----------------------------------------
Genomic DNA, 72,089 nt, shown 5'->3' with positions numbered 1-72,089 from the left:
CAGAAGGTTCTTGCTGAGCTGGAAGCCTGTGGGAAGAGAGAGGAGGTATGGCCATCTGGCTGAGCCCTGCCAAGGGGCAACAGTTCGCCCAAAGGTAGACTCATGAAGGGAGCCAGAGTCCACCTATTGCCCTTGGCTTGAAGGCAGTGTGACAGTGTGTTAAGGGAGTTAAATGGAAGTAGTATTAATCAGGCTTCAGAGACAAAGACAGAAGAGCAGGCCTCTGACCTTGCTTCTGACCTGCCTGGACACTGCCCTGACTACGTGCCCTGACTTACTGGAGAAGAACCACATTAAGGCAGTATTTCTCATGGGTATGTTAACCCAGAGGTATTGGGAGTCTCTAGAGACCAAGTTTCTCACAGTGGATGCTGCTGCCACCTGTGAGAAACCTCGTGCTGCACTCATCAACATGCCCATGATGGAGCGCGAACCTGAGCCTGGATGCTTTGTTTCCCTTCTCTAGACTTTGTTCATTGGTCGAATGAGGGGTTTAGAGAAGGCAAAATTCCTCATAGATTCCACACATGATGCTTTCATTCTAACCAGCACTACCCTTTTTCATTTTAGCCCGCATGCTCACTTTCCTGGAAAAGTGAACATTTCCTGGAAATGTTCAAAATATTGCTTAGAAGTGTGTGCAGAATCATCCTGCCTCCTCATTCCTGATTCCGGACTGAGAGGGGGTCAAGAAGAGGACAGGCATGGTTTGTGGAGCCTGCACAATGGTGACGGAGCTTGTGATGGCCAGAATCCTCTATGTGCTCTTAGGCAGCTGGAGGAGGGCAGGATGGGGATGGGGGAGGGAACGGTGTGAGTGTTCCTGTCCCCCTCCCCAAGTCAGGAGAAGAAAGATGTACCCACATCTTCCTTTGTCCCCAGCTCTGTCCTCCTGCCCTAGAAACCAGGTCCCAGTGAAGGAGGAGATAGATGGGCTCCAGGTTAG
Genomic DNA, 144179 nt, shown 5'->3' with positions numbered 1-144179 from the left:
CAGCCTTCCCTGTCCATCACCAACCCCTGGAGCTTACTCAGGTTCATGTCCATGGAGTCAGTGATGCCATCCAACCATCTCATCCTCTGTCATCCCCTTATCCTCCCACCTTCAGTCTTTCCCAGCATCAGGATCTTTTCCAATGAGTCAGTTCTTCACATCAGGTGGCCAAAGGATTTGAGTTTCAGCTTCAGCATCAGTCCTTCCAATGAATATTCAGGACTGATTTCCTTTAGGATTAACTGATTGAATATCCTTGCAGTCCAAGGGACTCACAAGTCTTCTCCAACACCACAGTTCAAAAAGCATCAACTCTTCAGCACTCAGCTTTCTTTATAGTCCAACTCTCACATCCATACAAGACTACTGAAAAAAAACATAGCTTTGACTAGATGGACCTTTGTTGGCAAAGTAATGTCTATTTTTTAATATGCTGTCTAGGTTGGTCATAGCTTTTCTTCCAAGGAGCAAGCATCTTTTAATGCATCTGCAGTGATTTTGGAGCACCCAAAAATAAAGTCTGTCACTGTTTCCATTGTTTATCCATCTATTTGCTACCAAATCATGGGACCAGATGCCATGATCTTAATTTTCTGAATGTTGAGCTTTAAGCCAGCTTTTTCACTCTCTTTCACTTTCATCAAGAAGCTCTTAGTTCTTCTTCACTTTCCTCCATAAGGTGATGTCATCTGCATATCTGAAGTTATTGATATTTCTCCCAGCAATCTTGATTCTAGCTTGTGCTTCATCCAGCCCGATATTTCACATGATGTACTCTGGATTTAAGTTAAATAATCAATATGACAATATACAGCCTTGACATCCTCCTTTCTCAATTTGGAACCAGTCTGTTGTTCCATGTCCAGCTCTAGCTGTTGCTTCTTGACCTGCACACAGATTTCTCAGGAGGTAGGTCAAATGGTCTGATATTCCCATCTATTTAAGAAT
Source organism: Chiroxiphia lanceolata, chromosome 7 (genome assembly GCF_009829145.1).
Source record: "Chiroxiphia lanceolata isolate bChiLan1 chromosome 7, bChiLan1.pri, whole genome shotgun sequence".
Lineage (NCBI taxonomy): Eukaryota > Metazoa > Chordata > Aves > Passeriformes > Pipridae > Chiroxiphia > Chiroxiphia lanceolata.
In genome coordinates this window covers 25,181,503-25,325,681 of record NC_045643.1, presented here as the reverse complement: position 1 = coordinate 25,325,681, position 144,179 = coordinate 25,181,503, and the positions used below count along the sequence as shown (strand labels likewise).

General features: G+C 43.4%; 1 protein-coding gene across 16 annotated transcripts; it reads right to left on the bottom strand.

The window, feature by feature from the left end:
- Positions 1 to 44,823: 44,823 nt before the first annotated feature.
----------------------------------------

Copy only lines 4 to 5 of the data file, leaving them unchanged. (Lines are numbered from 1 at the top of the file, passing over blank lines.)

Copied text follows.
CAGCCTTCCCTGTCCATCACCAACCCCTGGAGCTTACTCAGGTTCATGTCCATGGAGTCAGTGATGCCATCCAACCATCTCATCCTCTGTCATCCCCTTATCCTCCCACCTTCAGTCTTTCCCAGCATCAGGATCTTTTCCAATGAGTCAGTTCTTCACATCAGGTGGCCAAAGGATTTGAGTTTCAGCTTCAGCATCAGTCCTTCCAATGAATATTCAGGACTGATTTCCTTTAGGATTAACTGATTGAATATCCTTGCAGTCCAAGGGACTCACAAGTCTTCTCCAACACCACAGTTCAAAAAGCATCAACTCTTCAGCACTCAGCTTTCTTTATAGTCCAACTCTCACATCCATACAAGACTACTGAAAAAAAACATAGCTTTGACTAGATGGACCTTTGTTGGCAAAGTAATGTCTATTTTTTAATATGCTGTCTAGGTTGGTCATAGCTTTTCTTCCAAGGAGCAAGCATCTTTTAATGCATCTGCAGTGATTTTGGAGCACCCAAAAATAAAGTCTGTCACTGTTTCCATTGTTTATCCATCTATTTGCTACCAAATCATGGGACCAGATGCCATGATCTTAATTTTCTGAATGTTGAGCTTTAAGCCAGCTTTTTCACTCTCTTTCACTTTCATCAAGAAGCTCTTAGTTCTTCTTCACTTTCCTCCATAAGGTGATGTCATCTGCATATCTGAAGTTATTGATATTTCTCCCAGCAATCTTGATTCTAGCTTGTGCTTCATCCAGCCCGATATTTCACATGATGTACTCTGGATTTAAGTTAAATAATCAATATGACAATATACAGCCTTGACATCCTCCTTTCTCAATTTGGAACCAGTCTGTTGTTCCATGTCCAGCTCTAGCTGTTGCTTCTTGACCTGCACACAGATTTCTCAGGAGGTAGGTCAAATGGTCTGATATTCCCATCTATTTAAGAAT
Source organism: Chiroxiphia lanceolata, chromosome 7 (genome assembly GCF_009829145.1).